Microcontroller family brings autonomous driving a step closer

Posted By : Lanna Cooper
Microcontroller family brings autonomous driving a step closer


The AURIX microcontroller family from Infineon Technologies helps realise automated driving by using a critical safety compute element and vehicle interface for the NVIDIA DRIVE PX 2 AI car computing platform. 

NVIDIA autonomous vehicle computing platforms are integrated in various Advanced Driver Assistance Systems (ADAS) of newly produced vehicles and initial Level 3 autonomous driving cars to reach production. The AURIX multicore microcontrollers feature advanced hardware capabilities for functional safety. They are integrated into the platform as safety controllers for ADAS and Autonomous Driving (AD) systems now deployed worldwide. 

At its OktoberTech 2017 Technology Forum, Infineon will demonstrate the latest technologies underlying autonomous and electric driving including sensors, microcontrollers and power semiconductor solutions. 

AURIX microcontrollers power automated driving
AURIX multicore microcontrollers help the NVIDIA DRIVE PX platform meet the highest possible functional safety standard (ISO 26262 ASIL-D) for self-driving systems. Key features of the AURIX microcontrollers relevant to bringing ADAS and AD to the street include lock-step cores, redundant peripherals, integrated monitoring systems and up to 1,800 DMIPS of real time performance based on the TriCore multicore architecture of Infineon. 

The AURIX TC2xx family provides critical functionality including power-up sequence management and monitoring of warning signals for the self-driving platform. The AURIX microcontrollers also act as the decision maker or 'voter' for specific tasks that must comply with ASIL-D safety standards and as the main in-vehicle interface for multiple network communication channels such as CAN, Ethernet, FlexRay and LIN. 

The collaboration of Infineon and NVIDIA enables users of the DRIVE PX platform to access the AURIX capabilities through an AUTOSAR-compliant software stack. Thus, higher level application layers can easily be adapted, thereby reducing development time by 20-40% compared to traditional platforms.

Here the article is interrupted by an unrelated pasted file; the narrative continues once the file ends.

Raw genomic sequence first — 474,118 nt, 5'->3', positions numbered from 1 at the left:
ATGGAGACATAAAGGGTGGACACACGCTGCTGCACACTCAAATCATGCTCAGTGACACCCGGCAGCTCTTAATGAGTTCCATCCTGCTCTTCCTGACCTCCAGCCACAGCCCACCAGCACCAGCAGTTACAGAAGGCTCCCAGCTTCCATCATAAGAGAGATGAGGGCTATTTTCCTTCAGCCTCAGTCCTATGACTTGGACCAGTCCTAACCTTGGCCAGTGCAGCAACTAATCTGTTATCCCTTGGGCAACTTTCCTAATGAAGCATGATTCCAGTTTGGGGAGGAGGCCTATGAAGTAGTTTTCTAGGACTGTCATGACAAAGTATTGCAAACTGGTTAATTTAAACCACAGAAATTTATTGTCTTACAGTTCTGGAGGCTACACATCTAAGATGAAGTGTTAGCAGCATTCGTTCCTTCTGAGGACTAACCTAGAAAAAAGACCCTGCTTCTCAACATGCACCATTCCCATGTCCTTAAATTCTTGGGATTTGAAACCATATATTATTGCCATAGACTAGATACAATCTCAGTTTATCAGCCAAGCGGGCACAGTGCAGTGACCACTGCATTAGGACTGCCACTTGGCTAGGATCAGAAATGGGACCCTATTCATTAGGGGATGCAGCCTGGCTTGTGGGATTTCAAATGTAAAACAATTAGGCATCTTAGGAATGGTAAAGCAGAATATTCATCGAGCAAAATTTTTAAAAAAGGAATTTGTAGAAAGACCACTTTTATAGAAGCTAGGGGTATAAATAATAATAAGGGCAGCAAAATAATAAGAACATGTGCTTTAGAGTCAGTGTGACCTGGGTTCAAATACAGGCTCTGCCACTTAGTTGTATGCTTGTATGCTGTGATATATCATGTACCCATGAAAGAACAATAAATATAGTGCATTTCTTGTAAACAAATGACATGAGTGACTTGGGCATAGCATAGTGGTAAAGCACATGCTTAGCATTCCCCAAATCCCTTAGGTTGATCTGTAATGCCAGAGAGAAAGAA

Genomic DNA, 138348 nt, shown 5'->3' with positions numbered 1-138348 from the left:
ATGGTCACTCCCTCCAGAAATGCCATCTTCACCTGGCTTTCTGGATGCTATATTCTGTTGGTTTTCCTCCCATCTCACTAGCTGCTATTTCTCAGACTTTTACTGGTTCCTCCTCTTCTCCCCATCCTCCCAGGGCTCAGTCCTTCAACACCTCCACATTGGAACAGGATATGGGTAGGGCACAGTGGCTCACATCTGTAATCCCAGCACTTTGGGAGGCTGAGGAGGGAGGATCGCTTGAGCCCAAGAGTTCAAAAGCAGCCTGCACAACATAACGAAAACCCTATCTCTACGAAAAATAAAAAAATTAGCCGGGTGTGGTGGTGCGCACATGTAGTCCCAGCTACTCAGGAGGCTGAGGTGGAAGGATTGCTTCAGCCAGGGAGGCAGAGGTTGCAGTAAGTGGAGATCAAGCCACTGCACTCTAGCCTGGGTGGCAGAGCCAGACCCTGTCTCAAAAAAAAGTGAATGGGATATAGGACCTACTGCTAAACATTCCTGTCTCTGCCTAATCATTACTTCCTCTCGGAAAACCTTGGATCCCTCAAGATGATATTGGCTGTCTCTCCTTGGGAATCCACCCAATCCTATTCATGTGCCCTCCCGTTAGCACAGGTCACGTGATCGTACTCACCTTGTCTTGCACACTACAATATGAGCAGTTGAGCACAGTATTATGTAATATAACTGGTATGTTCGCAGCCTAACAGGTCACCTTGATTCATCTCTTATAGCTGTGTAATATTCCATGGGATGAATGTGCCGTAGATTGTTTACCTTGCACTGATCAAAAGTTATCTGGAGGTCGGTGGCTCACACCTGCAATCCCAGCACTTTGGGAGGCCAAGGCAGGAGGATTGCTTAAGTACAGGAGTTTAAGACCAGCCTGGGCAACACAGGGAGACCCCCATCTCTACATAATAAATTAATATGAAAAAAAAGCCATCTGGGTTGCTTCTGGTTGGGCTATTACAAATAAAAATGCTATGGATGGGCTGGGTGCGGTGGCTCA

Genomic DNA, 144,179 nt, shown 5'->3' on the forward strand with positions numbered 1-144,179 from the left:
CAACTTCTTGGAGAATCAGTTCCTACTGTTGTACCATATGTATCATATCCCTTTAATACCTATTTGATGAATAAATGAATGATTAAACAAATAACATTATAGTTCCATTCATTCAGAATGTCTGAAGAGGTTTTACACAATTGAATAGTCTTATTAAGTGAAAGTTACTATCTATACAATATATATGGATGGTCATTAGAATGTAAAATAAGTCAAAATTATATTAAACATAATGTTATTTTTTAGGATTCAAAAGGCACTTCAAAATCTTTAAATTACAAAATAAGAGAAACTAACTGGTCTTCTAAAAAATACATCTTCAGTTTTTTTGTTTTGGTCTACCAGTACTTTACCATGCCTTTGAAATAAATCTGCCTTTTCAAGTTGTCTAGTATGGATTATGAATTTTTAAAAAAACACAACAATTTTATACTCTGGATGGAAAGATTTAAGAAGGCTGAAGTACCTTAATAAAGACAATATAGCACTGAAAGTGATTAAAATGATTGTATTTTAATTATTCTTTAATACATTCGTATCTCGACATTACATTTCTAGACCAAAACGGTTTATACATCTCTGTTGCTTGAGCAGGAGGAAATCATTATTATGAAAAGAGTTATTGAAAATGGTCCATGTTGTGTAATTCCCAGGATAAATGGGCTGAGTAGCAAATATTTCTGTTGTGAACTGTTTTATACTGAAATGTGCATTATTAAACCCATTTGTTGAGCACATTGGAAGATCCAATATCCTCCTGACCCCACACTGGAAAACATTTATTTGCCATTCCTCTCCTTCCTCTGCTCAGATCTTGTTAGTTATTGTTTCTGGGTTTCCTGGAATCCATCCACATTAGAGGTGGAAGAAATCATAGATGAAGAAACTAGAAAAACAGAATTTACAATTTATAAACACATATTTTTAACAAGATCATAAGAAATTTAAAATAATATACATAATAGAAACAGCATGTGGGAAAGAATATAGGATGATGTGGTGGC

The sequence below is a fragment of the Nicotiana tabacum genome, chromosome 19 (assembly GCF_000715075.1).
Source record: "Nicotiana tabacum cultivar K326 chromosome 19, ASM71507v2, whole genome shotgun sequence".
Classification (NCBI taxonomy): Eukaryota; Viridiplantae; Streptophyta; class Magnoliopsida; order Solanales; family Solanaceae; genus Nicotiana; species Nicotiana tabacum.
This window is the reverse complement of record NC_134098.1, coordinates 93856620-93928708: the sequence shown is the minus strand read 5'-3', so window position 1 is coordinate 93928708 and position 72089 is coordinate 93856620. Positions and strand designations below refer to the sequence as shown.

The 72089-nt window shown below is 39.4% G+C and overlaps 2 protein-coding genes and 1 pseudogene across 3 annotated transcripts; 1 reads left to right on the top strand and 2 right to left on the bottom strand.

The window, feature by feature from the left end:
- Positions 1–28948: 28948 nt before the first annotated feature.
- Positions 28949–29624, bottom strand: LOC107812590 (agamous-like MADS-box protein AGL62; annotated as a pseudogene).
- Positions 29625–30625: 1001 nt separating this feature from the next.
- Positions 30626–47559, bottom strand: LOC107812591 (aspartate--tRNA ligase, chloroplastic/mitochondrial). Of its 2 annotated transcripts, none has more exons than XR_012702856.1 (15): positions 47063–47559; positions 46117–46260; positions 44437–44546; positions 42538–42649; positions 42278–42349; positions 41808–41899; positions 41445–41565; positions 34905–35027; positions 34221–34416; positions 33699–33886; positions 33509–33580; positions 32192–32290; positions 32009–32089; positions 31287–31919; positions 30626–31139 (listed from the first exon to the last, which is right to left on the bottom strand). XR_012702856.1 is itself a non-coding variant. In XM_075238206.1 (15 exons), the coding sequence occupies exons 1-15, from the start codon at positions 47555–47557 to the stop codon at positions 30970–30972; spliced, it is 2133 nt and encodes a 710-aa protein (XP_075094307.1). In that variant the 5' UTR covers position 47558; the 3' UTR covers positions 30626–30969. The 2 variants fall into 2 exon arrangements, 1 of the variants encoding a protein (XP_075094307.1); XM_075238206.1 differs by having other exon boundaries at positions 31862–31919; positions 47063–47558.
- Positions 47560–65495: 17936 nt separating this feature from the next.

“Infineon makes autonomous driving safe and reliable, and the collaboration with NVIDIA is a great example of one such important initiative,” said Ritesh Tyagi, Head of the Silicon Valley Automotive Innovation Center (SVIC) at Infineon Technologies. “To support this effort, Infineon has established the Innovation Center in Silicon Valley to work closely with technology partners and mobility disruptor customers including traditional car manufacturers and their system suppliers.” 

Infineon is now expanding the AURIX family with its next generation, the TC3xx family. It will offer higher integration, and real-time performance that is three times higher than what is available today. This allows system suppliers to easily migrate to the TC3xx family by leveraging the development investment in the AURIX TC2xx family. 

The AURIX multicore microcontroller families will fuel autonomous driving applications in the coming years. AURIX TC2xx and TC3xx microcontrollers are expected to be widely deployed in various data fusion architectures worldwide. 


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ELIV 2019
16th October 2019
Germany Bonn World Conference Center